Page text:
What has been the biggest influence in your career? The opportunity to head coach a team in my first club season and then start co-running my own camp program that first summer really set the tone for allowing me to make decisions and thus learn from them. Being accountable for planning my own practices, camps and making my own lineup decisions allowed me to learn from these mini-successes and mini-failures on a daily basis. Miguel Saenz is a good friend of mine, and he and I started coaching club and running camps the same year. We would spend hours at a restaurant after every practice and bouncing ideas off each other. We really helped each other to think critically about every aspect of the game and training.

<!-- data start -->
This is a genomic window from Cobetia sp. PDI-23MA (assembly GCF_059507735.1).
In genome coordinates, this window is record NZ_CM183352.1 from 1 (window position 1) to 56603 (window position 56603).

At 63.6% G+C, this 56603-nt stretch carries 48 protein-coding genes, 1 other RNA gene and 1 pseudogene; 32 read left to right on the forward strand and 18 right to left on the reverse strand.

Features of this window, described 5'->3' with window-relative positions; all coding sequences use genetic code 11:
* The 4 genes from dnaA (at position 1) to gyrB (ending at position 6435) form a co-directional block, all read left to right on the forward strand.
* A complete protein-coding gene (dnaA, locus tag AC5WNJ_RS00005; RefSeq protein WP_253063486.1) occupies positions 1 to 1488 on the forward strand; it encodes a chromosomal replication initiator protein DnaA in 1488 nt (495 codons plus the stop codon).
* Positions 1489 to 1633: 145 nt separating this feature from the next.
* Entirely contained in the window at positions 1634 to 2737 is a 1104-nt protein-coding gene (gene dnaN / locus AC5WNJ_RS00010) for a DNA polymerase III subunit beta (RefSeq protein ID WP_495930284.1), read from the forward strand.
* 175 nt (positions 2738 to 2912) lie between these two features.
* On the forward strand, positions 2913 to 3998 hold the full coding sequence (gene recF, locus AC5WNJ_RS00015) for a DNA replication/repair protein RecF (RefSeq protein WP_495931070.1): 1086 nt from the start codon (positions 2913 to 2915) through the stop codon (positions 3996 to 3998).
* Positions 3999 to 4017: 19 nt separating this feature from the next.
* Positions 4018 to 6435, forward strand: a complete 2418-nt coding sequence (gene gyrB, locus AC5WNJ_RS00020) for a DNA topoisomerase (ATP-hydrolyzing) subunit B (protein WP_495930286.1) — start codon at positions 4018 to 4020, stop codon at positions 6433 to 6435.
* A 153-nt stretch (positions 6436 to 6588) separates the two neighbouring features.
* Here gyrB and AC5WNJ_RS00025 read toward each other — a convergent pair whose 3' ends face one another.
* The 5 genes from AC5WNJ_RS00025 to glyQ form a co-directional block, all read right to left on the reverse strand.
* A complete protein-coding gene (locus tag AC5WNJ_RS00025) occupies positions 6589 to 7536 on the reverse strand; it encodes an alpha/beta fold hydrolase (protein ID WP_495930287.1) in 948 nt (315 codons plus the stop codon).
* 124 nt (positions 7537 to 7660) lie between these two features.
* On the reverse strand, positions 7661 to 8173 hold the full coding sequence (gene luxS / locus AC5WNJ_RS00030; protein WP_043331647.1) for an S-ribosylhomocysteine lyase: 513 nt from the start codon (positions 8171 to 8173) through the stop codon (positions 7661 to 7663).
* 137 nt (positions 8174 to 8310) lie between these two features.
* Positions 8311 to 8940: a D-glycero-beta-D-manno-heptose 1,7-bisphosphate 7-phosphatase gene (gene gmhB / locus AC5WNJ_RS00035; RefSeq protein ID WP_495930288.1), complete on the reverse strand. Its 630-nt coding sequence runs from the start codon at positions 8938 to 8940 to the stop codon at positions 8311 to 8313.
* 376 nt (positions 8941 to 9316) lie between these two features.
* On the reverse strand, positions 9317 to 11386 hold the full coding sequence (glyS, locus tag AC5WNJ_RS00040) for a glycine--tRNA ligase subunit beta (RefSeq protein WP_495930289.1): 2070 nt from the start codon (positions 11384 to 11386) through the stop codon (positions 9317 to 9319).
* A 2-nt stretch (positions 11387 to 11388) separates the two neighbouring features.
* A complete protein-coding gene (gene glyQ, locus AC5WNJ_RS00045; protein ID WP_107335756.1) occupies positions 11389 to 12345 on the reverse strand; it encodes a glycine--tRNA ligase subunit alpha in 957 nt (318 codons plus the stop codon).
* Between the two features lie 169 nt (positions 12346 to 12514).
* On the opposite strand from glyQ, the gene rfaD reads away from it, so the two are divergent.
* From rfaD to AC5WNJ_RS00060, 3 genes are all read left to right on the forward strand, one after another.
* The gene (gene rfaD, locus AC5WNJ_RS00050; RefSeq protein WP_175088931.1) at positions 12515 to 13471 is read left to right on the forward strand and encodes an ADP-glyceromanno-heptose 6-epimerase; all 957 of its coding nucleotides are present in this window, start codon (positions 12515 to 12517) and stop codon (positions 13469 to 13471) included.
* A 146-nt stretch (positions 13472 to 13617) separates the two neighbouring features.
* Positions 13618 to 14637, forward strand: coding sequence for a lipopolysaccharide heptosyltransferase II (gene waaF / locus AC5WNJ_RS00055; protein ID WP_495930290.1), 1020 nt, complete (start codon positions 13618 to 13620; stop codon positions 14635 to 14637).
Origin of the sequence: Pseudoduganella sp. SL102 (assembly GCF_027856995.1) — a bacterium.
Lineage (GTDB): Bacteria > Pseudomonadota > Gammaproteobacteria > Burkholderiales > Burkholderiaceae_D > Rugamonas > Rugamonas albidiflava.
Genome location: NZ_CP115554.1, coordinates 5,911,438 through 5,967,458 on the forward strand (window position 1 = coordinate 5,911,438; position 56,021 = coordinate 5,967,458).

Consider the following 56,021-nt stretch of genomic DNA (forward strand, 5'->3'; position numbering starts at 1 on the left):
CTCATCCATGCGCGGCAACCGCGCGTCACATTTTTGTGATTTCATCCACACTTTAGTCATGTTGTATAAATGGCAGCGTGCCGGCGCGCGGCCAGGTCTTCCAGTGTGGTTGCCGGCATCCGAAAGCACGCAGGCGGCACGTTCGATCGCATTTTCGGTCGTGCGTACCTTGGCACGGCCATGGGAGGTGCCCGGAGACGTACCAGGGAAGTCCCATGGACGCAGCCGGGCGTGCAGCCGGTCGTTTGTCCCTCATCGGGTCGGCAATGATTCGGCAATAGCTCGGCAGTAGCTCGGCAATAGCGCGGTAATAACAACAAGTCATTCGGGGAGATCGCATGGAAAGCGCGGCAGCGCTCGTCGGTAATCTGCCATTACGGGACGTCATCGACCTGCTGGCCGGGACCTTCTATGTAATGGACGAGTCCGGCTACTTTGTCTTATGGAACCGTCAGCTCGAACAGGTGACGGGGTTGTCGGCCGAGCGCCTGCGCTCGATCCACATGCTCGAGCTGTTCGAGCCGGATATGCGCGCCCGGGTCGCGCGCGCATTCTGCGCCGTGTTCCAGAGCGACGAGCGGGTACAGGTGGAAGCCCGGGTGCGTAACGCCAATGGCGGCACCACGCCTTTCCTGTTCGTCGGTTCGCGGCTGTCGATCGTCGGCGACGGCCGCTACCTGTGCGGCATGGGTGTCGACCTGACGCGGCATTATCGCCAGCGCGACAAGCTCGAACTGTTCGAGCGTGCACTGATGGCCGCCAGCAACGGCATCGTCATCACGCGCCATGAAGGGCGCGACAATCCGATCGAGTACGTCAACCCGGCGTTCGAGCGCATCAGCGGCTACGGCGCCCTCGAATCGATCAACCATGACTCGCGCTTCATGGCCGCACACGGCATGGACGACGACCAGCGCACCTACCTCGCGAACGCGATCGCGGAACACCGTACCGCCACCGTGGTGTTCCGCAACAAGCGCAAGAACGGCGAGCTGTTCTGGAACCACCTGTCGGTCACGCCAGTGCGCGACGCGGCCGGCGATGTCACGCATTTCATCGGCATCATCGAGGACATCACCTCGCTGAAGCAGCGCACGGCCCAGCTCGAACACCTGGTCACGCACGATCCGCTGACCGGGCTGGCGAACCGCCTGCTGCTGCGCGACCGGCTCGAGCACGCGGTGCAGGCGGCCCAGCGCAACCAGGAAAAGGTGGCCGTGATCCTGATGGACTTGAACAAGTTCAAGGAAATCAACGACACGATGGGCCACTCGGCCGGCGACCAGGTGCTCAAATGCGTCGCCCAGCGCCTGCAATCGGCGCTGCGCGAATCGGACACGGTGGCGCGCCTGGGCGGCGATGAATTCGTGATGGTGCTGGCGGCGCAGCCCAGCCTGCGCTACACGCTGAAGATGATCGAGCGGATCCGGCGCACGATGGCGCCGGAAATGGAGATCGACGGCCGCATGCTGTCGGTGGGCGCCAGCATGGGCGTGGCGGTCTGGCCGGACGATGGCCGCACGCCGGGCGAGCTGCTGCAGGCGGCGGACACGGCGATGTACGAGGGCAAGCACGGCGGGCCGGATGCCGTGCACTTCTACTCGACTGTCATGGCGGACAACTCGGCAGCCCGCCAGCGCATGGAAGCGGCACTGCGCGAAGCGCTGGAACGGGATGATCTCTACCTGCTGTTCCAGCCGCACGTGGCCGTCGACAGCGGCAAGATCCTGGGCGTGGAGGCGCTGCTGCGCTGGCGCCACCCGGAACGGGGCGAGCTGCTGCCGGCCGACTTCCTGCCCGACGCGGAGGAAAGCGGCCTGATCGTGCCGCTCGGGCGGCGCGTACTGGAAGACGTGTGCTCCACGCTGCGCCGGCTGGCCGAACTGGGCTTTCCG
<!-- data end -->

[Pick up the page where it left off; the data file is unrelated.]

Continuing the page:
What or who has been most inspiring to you, either personally or professionally? Three people immediately come to mind. My wife, April, and I have been married for almost five years. During the past five years, I have coached almost every day of the year, which includes lots of travel. She challenges me to take the next step in my career and supports my growth as a coach. Without her support, I could not continue to pursue my passion for coaching. Barb Shelton was the club director that first hired me. I can not begin to explain how influential she was in shaping my coaching philosophy and really making me a better person. Not only was she willing to pay for every coaching book, video and clinic that I wanted to read, watch or attend, she taught me how to truly care about others. Barb is the most caring, loving and honest-intentioned person I've ever met. Just being around her taught me how to connect with others. She inspired me to want to work hard to help others. She believes strongly that coaches can achieve great success through positive coaching. I also learned many invaluable lessons about running a club, including probably the most important, managing and communicating with parents. I will be forever grateful to her for helping coaching find me by giving me my first club coaching job, as well as my first club director role, and most importantly for making me a better person. Five years ago, Jerritt Elliott allowed me to become the volunteer assistant for the University of Texas. Over the past five years, this opportunity has allowed me to critically think about and discuss the game at the highest level with some of the best volleyball people and minds in the country. More importantly, Jerritt is absolutely the best manager of people that I have ever met. His players and staff, including coaches, trainers, academic and support staff as well as managers all know his purpose and want to work their hardest to help him achieve it. He sees and identifies talents in people very quickly, and allows people the autonomy to be great at what they're great at, while always knowing they're serving the greater purpose of the entire program and university. I am definitely a better manager, leader, coach and person because of my years working with Jerritt.   4